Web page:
Oliver St. John Gogarty (1878-1957)
From Literary Anecdotes About 20th Century Authors

A GOOD novelist should always be reminded of something artistic. George Moore, when he and I were crossing the railway viaduct at Donabate, was reminded by the sunset of Nathaniel Hone, the landscape painter who lived near by. He said, `I would give ten pounds to see how that sunset will imitate Hone.' I tried to save him five by pulling the communication cord, because the fine is only five pounds if you pull it wantonly. I knew that you could never explain to a railway guard that art is more important than an accident. He must have had artistic sympathies, though, because he `forgot' the incident for ten shillings! Instead of being grateful to me . . . Moore expostulated and told me that I was impossible. I bore that in silence. I could have retorted that he was a plagiarist, for years ago Oscar Wilde had said that Nature was always trying to imitate Art. Do not look for gratitude in novelists.

Oliver St. John Gogarty. It Isn't This Time of Year at All (1954), p. 151.

OLIVER Gogarty was captured by his enemies, imprisoned in a deserted house on the edge of the Liffey with every prospect of death. Pleading a natural necessity he got into the garden, plunged under a shower of revolver bullets and as he swam the ice-cold December stream promised it, should it land him in safety, two swans. I was present when he fulfilled that vow.

W. B. Yeats, The Oxford Book of Modern Verse (1936), Introduction, p. xv.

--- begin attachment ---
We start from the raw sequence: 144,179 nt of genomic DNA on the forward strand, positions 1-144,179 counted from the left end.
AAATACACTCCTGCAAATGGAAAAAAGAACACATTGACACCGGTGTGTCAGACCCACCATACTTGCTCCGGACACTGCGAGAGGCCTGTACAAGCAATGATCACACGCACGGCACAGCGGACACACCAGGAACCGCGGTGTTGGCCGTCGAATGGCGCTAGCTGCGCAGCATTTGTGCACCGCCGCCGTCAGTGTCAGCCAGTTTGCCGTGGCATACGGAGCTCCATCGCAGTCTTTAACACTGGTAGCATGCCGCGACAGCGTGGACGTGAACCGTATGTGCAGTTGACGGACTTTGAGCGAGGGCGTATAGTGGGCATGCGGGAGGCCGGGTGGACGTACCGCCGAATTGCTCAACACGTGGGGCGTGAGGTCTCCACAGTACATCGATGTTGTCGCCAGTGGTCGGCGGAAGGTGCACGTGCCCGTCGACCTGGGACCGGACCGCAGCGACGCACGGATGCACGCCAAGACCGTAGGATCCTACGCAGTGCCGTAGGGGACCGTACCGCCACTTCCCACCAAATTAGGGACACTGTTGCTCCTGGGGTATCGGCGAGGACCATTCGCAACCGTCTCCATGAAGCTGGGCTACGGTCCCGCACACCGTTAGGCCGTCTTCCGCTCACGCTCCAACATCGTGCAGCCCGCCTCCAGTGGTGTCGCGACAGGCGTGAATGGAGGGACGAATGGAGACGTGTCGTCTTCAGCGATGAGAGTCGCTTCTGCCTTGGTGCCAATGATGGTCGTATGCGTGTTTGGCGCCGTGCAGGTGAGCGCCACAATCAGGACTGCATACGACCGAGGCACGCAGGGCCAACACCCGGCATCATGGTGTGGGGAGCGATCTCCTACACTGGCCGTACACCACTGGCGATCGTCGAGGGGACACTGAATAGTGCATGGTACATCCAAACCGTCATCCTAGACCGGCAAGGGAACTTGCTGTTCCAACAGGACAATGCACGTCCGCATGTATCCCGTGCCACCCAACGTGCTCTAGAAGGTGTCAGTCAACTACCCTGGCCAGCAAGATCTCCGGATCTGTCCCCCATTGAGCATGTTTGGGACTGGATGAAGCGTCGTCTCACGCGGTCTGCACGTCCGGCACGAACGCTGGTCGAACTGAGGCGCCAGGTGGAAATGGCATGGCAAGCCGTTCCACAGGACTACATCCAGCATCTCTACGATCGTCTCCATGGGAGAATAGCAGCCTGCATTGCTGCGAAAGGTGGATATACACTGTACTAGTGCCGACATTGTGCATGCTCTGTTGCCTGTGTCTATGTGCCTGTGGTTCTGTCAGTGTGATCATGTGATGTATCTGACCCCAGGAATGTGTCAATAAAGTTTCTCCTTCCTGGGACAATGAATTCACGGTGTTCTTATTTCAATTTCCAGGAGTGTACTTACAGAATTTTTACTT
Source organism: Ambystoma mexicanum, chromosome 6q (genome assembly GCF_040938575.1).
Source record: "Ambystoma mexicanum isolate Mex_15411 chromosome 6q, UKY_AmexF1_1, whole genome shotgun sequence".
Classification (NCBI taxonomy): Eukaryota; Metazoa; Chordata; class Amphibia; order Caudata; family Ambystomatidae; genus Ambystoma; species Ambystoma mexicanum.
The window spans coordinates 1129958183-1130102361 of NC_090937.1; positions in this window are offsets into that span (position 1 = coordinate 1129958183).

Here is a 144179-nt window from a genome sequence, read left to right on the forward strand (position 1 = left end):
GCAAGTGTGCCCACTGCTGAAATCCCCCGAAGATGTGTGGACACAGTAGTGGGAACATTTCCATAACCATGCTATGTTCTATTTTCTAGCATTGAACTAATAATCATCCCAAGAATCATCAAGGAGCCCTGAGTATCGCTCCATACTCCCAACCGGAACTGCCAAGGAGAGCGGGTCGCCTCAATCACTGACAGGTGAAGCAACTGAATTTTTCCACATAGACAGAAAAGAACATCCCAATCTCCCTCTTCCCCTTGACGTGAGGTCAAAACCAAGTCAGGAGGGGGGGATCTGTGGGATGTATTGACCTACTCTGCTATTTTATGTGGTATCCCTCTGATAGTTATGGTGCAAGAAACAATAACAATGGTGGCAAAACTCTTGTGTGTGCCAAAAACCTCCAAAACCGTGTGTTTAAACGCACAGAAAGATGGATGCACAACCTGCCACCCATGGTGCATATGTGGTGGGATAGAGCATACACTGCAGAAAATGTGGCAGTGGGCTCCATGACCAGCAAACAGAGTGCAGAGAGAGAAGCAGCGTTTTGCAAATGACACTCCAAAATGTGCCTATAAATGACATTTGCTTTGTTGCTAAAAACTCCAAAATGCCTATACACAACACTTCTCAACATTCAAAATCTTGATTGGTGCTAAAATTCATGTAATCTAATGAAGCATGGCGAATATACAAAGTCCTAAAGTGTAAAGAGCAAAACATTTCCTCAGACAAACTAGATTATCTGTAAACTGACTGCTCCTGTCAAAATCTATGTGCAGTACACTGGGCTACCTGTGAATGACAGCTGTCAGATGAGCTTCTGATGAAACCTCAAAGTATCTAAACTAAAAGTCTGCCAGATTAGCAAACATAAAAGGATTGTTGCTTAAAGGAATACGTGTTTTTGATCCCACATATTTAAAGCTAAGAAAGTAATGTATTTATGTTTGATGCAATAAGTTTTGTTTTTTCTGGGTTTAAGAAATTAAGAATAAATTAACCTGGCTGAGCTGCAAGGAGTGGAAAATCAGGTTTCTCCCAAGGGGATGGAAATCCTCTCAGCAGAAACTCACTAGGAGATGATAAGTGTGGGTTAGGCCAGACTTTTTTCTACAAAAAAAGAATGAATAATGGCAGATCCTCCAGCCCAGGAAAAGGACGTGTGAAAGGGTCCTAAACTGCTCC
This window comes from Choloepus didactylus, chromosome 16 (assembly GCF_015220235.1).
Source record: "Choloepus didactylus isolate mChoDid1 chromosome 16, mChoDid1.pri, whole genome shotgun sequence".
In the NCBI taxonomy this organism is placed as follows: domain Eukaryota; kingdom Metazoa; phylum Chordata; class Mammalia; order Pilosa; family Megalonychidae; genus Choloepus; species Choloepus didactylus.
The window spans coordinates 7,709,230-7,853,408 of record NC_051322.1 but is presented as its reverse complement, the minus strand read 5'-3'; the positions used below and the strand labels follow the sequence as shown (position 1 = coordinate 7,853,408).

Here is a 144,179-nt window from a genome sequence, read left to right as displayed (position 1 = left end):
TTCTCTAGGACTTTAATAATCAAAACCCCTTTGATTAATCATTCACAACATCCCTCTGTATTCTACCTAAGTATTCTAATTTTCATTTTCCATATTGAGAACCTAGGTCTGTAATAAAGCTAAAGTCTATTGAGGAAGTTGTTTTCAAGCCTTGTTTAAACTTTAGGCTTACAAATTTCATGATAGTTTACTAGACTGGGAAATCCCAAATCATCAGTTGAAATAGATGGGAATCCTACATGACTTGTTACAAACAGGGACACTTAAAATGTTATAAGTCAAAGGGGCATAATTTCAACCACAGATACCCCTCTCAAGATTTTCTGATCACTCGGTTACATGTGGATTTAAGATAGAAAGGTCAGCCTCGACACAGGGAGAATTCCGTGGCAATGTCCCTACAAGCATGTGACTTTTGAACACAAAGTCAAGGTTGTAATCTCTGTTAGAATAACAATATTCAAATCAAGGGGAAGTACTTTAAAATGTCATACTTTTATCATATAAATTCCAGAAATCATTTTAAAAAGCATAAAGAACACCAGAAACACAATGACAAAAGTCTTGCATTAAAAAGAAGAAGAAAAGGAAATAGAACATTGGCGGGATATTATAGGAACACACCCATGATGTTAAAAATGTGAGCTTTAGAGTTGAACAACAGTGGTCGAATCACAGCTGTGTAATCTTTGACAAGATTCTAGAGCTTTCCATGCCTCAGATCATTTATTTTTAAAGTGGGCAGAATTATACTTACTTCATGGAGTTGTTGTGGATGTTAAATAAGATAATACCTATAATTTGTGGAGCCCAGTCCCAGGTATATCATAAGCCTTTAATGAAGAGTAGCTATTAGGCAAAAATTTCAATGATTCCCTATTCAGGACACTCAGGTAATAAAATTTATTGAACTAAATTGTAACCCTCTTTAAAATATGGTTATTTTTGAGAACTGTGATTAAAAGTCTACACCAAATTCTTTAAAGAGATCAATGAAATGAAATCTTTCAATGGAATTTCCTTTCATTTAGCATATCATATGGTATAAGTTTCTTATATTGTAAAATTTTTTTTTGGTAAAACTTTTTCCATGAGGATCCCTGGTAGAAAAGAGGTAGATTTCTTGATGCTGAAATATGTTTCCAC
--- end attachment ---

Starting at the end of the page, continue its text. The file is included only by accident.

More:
Denis Johnston: I doubt very much if he greatly enjoyed the last years of his life in America. America is not really a country for conversation.

Brian Aherne: On one occasion in New York, in a bar on Third Avenue, there were five or six of us sitting in a booth, and Gogarty was telling many of his wonderful stories. We were about to move off but he said, `Now I want to tell you this.' So he proceeded to tell another story, and when he was about to come to the point, a young man sitting by the bar went over and placed a coin in a jukebox. All hell broke loose. The expression on Gogarty's face changed; he became very sad, a combination of sadness and anger, and he said,

`Oh dear God in Heaven, that I should find myself thousands of miles from home, an old man at the mercy of every retarded son of a bitch who has a nickel to drop in that bloody illuminated coal scuttle.'

Irish Literary Portraits, p. 164.

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